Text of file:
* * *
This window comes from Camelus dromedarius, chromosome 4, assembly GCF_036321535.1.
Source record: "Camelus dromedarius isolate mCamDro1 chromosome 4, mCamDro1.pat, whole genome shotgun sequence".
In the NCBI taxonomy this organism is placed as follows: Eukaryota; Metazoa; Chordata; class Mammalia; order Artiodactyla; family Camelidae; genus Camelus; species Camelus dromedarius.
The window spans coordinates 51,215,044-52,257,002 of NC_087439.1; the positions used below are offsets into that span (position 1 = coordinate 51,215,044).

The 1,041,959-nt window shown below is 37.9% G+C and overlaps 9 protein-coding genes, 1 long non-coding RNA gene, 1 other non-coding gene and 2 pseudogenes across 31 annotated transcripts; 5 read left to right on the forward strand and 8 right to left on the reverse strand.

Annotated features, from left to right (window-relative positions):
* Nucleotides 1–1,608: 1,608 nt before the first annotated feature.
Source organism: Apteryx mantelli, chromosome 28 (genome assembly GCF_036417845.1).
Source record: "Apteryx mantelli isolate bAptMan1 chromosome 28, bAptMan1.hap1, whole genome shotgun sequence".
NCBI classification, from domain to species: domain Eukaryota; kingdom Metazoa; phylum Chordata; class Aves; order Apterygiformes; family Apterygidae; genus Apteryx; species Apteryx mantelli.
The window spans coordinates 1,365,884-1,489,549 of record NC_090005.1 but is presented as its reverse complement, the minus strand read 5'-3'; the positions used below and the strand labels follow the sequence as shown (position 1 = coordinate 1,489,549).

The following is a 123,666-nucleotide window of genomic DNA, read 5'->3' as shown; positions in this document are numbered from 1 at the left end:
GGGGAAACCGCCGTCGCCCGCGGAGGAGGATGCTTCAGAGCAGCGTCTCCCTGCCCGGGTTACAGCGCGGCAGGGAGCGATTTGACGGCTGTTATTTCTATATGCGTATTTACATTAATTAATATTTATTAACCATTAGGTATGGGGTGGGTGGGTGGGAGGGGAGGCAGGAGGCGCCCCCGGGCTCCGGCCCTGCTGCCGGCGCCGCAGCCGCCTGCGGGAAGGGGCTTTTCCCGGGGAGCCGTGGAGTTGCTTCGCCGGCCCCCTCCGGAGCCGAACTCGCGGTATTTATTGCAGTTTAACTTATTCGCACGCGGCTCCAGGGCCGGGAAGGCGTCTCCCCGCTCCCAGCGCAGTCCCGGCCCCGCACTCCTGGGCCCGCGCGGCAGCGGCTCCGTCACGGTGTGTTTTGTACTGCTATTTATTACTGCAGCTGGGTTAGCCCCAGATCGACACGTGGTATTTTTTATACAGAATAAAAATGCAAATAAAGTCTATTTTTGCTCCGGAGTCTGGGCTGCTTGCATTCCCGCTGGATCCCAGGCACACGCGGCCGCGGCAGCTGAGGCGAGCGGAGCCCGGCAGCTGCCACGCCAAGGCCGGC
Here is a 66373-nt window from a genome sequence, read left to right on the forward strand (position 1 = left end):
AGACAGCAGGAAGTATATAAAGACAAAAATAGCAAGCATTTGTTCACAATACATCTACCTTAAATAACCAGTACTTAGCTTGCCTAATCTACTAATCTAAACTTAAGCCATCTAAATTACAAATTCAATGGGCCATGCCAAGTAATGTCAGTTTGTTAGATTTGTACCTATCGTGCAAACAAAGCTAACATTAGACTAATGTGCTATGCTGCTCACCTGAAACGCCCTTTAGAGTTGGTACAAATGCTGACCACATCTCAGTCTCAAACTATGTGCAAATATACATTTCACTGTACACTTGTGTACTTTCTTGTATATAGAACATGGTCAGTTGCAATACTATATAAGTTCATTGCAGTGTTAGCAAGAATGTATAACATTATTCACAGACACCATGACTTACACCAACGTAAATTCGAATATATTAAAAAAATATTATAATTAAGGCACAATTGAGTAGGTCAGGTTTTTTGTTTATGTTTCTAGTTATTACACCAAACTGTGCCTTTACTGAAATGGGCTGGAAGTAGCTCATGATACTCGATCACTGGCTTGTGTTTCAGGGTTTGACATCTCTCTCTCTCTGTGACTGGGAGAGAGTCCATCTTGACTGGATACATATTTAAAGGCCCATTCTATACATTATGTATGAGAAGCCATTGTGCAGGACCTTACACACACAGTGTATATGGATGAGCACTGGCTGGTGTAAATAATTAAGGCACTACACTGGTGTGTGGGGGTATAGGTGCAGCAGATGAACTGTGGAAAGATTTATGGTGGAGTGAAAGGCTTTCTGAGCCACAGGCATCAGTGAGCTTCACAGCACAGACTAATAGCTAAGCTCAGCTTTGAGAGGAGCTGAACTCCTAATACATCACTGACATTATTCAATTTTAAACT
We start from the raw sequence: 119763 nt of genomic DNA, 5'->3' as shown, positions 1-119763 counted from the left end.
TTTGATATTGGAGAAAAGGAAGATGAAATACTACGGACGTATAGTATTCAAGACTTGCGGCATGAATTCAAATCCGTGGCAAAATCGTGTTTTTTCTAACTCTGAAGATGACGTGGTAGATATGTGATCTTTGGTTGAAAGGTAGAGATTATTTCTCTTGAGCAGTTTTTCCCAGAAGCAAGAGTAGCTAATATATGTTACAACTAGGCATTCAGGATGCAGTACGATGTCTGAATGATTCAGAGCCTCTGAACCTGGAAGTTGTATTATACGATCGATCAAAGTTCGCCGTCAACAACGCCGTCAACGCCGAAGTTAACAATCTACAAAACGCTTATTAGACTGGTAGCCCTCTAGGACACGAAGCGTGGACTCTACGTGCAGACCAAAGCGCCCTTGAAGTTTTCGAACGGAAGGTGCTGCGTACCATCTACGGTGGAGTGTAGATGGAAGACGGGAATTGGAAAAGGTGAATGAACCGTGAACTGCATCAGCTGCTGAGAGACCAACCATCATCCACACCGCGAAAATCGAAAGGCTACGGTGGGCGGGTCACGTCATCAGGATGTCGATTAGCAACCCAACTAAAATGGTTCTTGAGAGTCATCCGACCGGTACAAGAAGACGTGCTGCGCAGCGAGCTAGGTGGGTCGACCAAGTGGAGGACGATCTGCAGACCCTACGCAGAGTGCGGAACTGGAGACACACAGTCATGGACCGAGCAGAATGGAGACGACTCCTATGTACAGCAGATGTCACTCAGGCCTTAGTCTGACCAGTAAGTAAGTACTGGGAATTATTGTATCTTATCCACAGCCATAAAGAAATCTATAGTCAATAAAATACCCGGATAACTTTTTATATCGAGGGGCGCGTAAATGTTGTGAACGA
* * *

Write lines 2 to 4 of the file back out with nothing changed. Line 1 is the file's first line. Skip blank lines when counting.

Source record: "Camelus dromedarius isolate mCamDro1 chromosome 4, mCamDro1.pat, whole genome shotgun sequence".
In the NCBI taxonomy this organism is placed as follows: Eukaryota; Metazoa; Chordata; class Mammalia; order Artiodactyla; family Camelidae; genus Camelus; species Camelus dromedarius.
The window spans coordinates 51,215,044-52,257,002 of NC_087439.1; the positions used below are offsets into that span (position 1 = coordinate 51,215,044).